This piece got me thinking about the possibilities of the spreadsheet as poetic vessel. The mechanical organizing structure presented by the spreadsheet seemed to beg to be filled with something pre-existing. Looking back to the “3” that precedes the decimals I was dealing with, I felt the need to braid or merge three disparate or conflicting texts into a single document. After this basic form had coalesced, it was almost as if the necessary texts chose themselves...After all, what could be more seemingly disparate or conflicting than the oppositional creation myths of Darwin and Genesis? As for Einstein, I felt that there needed to be a textual referee of sorts mediating between these two fiery polemics. And what better connective/disruptive tissue than the cold hard math of The Special and General Theory of Relativity? Of course, as disparate as these three texts may seem at the surface, at their core they are each actually approaching the same task of explaining creation...just from very different angles.

I feel as if this is an already long-winded answer and we’re just getting started so I will try to tie up with the question of magic with the following excerpt from the Author’s Note: π (pi or 3.141593) is a transcendental number, which suggests, among other things, that no finite sequence of algebraic operations on integers (powers, roots, sums, etc.) can be equal to its value. Consequently, its decimal representation never ends or repeats. It divides in endless variation.

That, to me, is just about as magic as it gets.

Debrah:   Very interesting procedure.  You are definitely using texts that have inspired & created avenues of debate regarding existence & human life for many.  I notice the repetition of the term "geometry" in this poem.  Does your mathematical procedure present a sort of poetic geometry?  Also, I greatly enjoyed your discussion of how conceptual writing is "in search of a thinkership rather than a readership," & that you note that you hope that your work "will somehow find their way...into one or more human eyes, ears, &/or mouths."  How do you anticipate that this poem might enter someone's mouth?

Travis:  I work as a copywriter for a marketing agency just north of Philadelphia. A colleague of mine asked me recently about the best way to explain a 3-frame rotating website concept to a particularly difficult client with no appreciable sense of humor or creativity. This conversation inevitably turned to “the rule of 3,” a principle of pattern recognition commonly utilized by poets, politicians and comedians alike.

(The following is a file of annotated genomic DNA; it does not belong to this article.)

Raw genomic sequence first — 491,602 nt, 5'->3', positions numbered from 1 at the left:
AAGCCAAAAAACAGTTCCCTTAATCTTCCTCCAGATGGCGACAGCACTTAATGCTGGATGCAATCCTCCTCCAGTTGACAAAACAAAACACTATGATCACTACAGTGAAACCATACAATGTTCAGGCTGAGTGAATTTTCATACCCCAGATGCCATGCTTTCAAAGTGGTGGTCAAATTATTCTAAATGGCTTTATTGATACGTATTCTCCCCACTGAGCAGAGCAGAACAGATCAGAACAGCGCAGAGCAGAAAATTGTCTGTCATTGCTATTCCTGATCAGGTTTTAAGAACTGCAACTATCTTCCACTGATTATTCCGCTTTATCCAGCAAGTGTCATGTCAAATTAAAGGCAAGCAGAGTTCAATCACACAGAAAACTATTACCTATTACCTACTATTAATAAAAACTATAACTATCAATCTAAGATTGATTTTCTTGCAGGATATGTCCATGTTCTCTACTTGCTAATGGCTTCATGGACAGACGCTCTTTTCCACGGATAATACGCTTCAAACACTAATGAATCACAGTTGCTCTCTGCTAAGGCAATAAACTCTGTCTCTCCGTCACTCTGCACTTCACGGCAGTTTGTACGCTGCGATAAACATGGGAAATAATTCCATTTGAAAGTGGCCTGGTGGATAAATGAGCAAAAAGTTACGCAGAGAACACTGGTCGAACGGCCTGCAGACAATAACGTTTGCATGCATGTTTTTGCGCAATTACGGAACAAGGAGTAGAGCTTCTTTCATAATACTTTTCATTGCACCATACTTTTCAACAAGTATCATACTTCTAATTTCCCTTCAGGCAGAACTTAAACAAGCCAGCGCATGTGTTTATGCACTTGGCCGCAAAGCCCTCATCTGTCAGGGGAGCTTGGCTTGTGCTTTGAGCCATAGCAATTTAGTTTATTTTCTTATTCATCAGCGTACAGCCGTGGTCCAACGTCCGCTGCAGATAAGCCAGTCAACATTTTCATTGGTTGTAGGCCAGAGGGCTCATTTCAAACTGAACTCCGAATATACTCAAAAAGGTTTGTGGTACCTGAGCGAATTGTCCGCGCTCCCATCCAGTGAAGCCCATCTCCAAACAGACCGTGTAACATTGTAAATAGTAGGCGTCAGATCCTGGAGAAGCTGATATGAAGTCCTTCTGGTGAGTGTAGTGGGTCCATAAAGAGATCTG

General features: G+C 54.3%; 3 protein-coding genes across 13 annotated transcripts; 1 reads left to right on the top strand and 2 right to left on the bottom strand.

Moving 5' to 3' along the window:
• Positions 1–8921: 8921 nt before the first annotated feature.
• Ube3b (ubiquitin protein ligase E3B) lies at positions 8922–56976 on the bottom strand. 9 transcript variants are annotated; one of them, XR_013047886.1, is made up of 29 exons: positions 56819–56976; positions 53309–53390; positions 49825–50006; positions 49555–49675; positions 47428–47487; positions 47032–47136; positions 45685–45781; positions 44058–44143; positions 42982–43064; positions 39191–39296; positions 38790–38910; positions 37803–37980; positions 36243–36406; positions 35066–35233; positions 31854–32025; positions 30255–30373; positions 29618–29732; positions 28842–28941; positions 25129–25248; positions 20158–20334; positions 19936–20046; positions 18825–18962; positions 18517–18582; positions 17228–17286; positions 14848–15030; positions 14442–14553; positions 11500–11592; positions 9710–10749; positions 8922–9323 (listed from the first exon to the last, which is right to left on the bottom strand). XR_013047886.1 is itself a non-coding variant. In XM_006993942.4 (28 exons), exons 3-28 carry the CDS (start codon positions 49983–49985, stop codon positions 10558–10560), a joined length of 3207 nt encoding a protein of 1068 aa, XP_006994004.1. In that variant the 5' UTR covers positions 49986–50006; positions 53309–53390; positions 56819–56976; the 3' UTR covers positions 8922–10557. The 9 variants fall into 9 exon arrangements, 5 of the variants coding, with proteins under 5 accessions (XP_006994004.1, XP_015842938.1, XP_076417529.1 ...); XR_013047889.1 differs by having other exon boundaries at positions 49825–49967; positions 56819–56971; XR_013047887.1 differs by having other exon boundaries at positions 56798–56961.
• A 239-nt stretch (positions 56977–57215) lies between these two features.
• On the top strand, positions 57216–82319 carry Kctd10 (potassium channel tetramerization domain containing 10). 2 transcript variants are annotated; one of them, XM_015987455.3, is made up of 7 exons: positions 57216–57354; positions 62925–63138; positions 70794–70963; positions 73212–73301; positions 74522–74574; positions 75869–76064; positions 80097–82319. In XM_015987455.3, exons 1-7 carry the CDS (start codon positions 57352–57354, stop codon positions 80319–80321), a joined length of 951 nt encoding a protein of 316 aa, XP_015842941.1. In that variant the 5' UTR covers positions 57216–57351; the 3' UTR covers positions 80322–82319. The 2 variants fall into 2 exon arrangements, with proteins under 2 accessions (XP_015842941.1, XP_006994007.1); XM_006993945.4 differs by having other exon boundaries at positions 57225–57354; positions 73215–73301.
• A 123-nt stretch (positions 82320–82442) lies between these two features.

The rule of 3 essentially states that things that come in threes are inherently funnier, more satisfying or more effective than any other number of things. There are examples of this basic geometry extending back throughout the history of western storytelling and literature (the holy trinity, three blind mice, three little pigs, etc.). I think it stems from the fact that our brains are somehow hardwired to more easily consume information written in groups of threes. If I were to examine this phenomenon further, I would venture the explanation that a series of 3 is the absolute minimum number of elements necessary to illustrate a narrative progression in which tension is created, a pattern is established and the reader/audience’s expectations are either reinforced or subverted.
In geometric terms, of course, a triangle is the most basic shape, containing the fewest number of lines necessary to enclose an area of any size. Is it a coincidence that it is also the sturdiest, most structurally sound two-dimensional object?
The word “geometry” in 3... is taken entirely from Einstein’s contribution to the project. It seems fitting to me that this organizing theme or concept should come from The Special and General Theory of Relativity since it was this text that, to my mind, was necessary for connecting the rather divergent angles of the other two and enclosing the resulting combinatorial narrative.
I think the rule of 3 can also be applied, albeit in a somewhat different manner, to the second part of your question. While I hesitate to make any generalized assumptions about the internal experience of others, for me the act of reading takes place entirely in the interaction between the those three primary sense-orifices listed above (eyes, ears and mouth). This interplay of the senses is most obvious, of course, when reading aloud: one takes information from the page through one’s eyes, translates that information internally and channels it out through the mouth in the form of speech.
On the surface, it may seem as if the act of hearing or listening takes place passively on the part of the audience and falls outside of the domain of the poet or speaker. But if you’ve ever heard a deaf person speak or read aloud then you know full well that our ears are responsible for controlling all sorts of modulations in tone and volume that result in the basic music of the human voice. (Side note: The poet Ilya Kaminsky is a beautiful living example of this phenomenon. I encourage anyone who has not heard him read his poetry aloud to seek out a recording or, better yet, a live performance!) For my own part, even when reading silently to myself, I am fully aware not only of the sound of the words in my mind’s ear but the taste or feel of every letter and phrase as it rolls around the echo chamber of my mouth. It is my goal as a writer and arranger of words to enter the sensory-corporeal forms of other human beings in this way. In fact, I can think of no greater honor or privilege.

Debrah:  Travis, these are such marvelous lines of thought.  To encounter "3" does seem like a sacred positioning.  We say that so many things happen in threes -- deaths, births, marriages -- these rites of passage of lives & culture.  There is the magical Three-fold Law, Gurdjieff's triune nature of Endlessness, & Newton's Three Laws of Motion.  Plato said that the four elements were composed of triangles, & his triangles were akin to atoms.  Such power in this numeral.  Is this also why your poem has three stanzas?